PORTLAND, OR (AP)--A $5 million campaign financed largely by the biotechnology industry buried an initiative to make Oregon the first state to label genetically modified foods, The Associated Press reported Nov. 6.
With 54% of precincts counted, Measure 27 was being defeated with 568,434 "no" votes, or 73%, to 212,205 "yes" votes, or 27%.
"Overall the message that resonated most with voters was these labels would be unnecessary, expensive and misleading," said Pat McCormick, a Portland public relations executive who ran the campaign against Measure 27.
Donna Harris, a Portland mother of two and former hospital secretary whose desire to find a baby formula free of genetically altered ingredients led to the initiative, said she would bring the issue back again in 2004 and form a political action committee to help other states do the same.
"Corporations just succeeded in keeping information away from consumers in Oregon, but only for a short period of time," Harris said. "Our volunteers are jazzed about the possibility of another campaign.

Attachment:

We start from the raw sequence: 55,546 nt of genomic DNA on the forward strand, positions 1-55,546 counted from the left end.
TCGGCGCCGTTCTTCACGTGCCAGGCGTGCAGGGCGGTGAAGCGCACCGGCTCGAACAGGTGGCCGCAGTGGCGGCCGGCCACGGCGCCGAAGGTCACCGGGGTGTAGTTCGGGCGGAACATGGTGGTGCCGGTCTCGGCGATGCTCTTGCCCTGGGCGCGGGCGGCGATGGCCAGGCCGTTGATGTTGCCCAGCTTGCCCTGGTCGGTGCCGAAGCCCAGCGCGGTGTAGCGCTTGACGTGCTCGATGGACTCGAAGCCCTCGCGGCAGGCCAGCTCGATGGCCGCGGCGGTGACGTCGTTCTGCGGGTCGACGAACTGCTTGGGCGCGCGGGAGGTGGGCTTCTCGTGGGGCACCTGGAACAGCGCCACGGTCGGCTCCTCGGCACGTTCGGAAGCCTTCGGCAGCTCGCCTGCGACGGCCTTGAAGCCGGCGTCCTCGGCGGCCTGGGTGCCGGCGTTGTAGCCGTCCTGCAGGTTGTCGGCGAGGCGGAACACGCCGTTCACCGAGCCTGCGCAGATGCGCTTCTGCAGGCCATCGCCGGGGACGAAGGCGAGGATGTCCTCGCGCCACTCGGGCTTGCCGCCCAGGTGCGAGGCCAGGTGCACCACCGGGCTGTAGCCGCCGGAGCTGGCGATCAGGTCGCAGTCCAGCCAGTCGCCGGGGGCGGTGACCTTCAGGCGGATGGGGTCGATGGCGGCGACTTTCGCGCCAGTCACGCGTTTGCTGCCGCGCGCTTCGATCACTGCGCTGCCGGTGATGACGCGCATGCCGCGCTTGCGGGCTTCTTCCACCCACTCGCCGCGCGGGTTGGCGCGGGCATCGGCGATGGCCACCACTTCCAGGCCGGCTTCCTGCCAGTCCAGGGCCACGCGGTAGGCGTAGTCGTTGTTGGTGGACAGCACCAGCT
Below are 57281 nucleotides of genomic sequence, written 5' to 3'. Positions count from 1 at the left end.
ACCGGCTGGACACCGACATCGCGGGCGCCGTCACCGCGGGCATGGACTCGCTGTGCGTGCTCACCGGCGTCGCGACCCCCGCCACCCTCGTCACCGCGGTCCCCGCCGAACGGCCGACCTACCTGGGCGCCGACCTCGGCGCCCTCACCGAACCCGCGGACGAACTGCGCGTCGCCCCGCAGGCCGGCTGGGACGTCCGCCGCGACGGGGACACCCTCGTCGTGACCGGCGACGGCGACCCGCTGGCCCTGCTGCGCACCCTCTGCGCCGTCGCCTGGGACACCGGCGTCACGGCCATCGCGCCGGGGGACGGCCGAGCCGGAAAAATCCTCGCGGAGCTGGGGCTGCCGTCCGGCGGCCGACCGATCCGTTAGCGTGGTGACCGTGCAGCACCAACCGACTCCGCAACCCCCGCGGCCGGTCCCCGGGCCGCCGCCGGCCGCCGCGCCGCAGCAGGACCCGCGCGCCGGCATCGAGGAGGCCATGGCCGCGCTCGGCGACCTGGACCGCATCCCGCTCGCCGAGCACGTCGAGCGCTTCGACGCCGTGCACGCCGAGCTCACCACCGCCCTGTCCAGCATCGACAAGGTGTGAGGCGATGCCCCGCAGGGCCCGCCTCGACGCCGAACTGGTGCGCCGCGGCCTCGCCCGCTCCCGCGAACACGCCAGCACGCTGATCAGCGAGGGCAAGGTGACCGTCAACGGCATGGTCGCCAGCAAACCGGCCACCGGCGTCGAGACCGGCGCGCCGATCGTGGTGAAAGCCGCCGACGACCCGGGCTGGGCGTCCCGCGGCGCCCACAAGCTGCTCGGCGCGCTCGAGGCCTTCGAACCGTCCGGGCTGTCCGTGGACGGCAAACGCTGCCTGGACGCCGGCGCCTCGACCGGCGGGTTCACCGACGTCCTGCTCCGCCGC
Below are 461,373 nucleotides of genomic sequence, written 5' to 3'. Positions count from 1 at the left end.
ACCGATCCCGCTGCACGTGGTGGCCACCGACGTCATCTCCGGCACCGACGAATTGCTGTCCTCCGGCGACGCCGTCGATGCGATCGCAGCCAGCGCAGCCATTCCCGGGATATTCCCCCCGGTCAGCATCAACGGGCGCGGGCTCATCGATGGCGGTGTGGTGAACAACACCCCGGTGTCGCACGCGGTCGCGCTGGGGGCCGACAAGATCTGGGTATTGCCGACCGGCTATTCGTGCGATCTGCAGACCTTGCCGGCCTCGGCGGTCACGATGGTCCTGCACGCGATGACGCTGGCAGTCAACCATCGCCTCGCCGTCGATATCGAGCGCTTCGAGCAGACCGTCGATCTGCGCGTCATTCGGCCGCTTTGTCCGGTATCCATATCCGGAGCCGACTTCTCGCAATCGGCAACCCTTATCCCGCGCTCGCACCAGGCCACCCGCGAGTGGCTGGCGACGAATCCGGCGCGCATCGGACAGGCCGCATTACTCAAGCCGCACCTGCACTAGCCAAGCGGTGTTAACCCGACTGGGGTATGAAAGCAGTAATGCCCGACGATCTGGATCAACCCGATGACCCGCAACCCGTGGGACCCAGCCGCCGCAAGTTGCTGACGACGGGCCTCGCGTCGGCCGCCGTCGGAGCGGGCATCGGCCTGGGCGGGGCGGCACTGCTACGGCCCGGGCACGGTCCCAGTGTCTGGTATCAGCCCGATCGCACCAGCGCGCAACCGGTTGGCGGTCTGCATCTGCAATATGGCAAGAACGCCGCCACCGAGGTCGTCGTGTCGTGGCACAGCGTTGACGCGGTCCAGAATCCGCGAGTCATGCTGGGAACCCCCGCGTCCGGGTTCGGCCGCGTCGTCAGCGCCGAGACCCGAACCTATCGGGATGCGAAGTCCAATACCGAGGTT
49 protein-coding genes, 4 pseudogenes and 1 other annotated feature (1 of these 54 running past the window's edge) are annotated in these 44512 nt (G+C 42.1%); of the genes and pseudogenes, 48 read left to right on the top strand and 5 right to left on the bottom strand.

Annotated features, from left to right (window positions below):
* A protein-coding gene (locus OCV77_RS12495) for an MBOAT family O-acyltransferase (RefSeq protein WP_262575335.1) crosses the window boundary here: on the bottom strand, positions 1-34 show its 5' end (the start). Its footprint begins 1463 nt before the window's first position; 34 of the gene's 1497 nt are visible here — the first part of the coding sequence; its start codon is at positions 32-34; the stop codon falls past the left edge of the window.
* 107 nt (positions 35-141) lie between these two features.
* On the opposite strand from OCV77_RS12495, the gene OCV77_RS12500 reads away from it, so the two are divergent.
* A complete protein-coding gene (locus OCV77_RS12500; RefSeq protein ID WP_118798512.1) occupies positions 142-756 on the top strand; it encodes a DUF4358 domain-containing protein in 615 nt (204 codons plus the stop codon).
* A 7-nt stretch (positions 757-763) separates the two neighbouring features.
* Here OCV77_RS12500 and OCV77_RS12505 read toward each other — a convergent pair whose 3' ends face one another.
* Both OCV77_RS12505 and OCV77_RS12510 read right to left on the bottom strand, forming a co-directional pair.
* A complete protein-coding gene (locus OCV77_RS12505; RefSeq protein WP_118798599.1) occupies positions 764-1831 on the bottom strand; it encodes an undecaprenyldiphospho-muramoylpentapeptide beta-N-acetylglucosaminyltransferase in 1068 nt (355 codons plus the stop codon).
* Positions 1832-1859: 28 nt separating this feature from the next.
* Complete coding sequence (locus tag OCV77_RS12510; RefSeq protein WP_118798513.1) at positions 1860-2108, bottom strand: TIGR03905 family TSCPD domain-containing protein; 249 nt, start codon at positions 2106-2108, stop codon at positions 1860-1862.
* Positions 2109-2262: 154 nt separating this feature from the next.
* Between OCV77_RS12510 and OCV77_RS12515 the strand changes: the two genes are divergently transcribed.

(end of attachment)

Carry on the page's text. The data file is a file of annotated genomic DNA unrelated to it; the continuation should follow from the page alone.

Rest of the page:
"I felt like we are just a spark that has ignited a whole movement across this nation," she added. "It's disturbing to see corporations spend that much money just because consumers want to know what's in the food they're eating."
At a ballot drop box in downtown Portland, many voters ranked Measure 27 as the most important issue on the ballot.
"I think it could be a big problem, and I feel the federal government should be obligated to regulate it," said special education teacher Derek Lafon. "But you have to start somewhere, and I'd be fine at the state level."
Attorney Walk Karnstein agreed the federal government should regulate food, adding that Measure 27 supporters did not allay his fears about increasing food costs.